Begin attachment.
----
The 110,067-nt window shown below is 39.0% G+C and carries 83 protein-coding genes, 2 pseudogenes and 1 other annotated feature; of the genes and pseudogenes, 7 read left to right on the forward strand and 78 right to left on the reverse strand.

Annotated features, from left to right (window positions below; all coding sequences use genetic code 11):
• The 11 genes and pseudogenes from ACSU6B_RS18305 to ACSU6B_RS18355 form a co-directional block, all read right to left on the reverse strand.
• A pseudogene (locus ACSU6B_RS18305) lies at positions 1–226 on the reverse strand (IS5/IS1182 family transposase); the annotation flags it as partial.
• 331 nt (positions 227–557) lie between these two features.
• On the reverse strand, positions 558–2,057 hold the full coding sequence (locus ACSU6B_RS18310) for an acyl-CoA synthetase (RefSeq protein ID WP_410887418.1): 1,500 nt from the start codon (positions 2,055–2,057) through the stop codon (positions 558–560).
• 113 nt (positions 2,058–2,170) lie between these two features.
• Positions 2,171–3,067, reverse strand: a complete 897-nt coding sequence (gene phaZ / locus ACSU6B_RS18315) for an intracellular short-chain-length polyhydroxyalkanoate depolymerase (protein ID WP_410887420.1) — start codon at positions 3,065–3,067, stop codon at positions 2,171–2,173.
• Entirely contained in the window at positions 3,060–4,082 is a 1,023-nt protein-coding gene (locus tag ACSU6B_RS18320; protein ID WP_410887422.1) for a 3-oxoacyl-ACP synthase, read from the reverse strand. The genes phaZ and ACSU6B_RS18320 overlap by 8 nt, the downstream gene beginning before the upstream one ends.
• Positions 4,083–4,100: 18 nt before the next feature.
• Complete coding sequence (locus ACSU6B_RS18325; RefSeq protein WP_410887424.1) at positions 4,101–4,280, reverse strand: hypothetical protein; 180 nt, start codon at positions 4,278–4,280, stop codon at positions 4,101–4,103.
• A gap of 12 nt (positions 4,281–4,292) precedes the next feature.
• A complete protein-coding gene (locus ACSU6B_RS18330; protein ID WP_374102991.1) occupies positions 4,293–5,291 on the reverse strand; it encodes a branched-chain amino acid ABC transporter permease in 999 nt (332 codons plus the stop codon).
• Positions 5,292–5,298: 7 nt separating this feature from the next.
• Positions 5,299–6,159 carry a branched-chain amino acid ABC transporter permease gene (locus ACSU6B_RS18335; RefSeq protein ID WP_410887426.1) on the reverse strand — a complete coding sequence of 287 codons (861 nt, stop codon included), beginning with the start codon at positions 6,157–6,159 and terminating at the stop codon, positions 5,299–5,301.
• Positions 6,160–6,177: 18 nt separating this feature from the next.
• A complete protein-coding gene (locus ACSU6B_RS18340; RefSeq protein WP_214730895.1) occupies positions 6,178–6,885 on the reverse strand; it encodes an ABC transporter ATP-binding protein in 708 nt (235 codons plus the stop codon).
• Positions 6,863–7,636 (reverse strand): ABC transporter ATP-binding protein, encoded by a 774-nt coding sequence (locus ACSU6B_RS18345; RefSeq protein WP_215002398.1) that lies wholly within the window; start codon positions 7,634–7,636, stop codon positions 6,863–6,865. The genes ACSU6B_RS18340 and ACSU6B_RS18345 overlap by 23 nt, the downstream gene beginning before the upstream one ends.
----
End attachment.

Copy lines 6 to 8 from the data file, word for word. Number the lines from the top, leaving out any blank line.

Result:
• On the reverse strand, positions 558–2,057 hold the full coding sequence (locus ACSU6B_RS18310) for an acyl-CoA synthetase (RefSeq protein ID WP_410887418.1): 1,500 nt from the start codon (positions 2,055–2,057) through the stop codon (positions 558–560).
• 113 nt (positions 2,058–2,170) lie between these two features.
• Positions 2,171–3,067, reverse strand: a complete 897-nt coding sequence (gene phaZ / locus ACSU6B_RS18315) for an intracellular short-chain-length polyhydroxyalkanoate depolymerase (protein ID WP_410887420.1) — start codon at positions 3,065–3,067, stop codon at positions 2,171–2,173.